Thursday, June 08, 2006

A theory of librarianship

I'm going to St. Cloud State University's Learning Resources Center (a.k.a. library) tomorrow to see the teleconference with outgoing ALA president Michael Gorman on the subject of library education. This is a topic near and dear to me, and while I'm not sure I'm with Gorman on a lot of issues, I think I'm nearer his end of the spectrum when it comes to opinion on education.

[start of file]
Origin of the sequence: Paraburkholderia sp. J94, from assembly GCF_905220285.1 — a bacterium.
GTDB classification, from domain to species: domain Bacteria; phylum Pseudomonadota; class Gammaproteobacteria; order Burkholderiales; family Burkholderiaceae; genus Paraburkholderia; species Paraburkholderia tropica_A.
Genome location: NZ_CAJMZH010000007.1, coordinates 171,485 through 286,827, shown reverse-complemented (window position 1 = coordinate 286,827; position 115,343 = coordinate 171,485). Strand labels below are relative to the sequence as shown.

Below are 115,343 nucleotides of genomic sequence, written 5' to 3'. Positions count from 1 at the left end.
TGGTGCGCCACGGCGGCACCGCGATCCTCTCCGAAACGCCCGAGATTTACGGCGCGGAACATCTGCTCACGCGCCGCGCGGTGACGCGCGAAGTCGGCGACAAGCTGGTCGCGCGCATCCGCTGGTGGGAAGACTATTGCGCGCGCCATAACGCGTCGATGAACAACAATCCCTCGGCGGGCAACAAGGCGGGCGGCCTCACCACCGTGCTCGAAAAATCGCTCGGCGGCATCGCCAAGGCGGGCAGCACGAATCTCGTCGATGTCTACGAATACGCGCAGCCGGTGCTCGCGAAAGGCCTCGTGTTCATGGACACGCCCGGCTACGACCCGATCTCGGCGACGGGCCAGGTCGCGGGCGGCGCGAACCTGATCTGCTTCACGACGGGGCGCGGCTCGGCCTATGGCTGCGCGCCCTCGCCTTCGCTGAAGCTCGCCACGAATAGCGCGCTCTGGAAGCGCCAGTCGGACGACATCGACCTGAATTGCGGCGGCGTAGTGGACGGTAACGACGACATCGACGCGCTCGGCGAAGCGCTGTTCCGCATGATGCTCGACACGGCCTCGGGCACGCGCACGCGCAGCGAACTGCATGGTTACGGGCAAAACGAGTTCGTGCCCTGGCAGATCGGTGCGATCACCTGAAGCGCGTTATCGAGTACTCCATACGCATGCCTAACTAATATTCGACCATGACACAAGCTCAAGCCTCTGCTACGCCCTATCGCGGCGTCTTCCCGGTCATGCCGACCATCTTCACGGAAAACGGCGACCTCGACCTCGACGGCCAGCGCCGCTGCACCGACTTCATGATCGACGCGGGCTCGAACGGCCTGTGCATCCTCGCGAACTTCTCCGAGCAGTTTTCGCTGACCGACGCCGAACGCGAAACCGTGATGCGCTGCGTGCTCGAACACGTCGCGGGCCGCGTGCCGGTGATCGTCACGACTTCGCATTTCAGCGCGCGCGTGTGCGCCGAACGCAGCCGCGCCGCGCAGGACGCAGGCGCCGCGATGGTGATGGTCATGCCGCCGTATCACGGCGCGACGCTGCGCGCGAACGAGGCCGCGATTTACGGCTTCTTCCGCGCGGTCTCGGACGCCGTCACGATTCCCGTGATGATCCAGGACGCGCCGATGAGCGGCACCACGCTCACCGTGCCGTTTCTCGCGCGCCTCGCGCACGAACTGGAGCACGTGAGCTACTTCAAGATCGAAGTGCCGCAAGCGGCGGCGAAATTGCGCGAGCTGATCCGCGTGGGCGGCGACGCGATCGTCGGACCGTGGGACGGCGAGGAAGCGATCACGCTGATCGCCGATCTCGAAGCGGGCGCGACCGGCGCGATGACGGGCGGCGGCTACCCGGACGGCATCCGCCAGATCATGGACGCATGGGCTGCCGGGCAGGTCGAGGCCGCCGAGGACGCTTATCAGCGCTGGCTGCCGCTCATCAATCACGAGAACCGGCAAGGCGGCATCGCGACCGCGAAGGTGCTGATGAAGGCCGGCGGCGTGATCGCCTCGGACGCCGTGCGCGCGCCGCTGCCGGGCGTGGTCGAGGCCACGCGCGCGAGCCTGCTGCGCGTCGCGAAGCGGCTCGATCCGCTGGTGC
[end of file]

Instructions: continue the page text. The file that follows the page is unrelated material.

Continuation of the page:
I've come up with my own theory of "librarianship" from many years of working in public library settings. More than seven years of experience as a library aide, branch assistant librarian, and now library assistant have formed me, and so has my year and a half as a bookseller for Barnes & Noble. It's a service occupation, it involves other people, and it involves a core set of principles and a skills set and a knowledge set that go beyond just knowing how to find something via Google. Obviously, I am a fan of technology, but I also realize that people—both librarians and library users (borrowers, patrons, whatever they may be called)--are the core of the profession.

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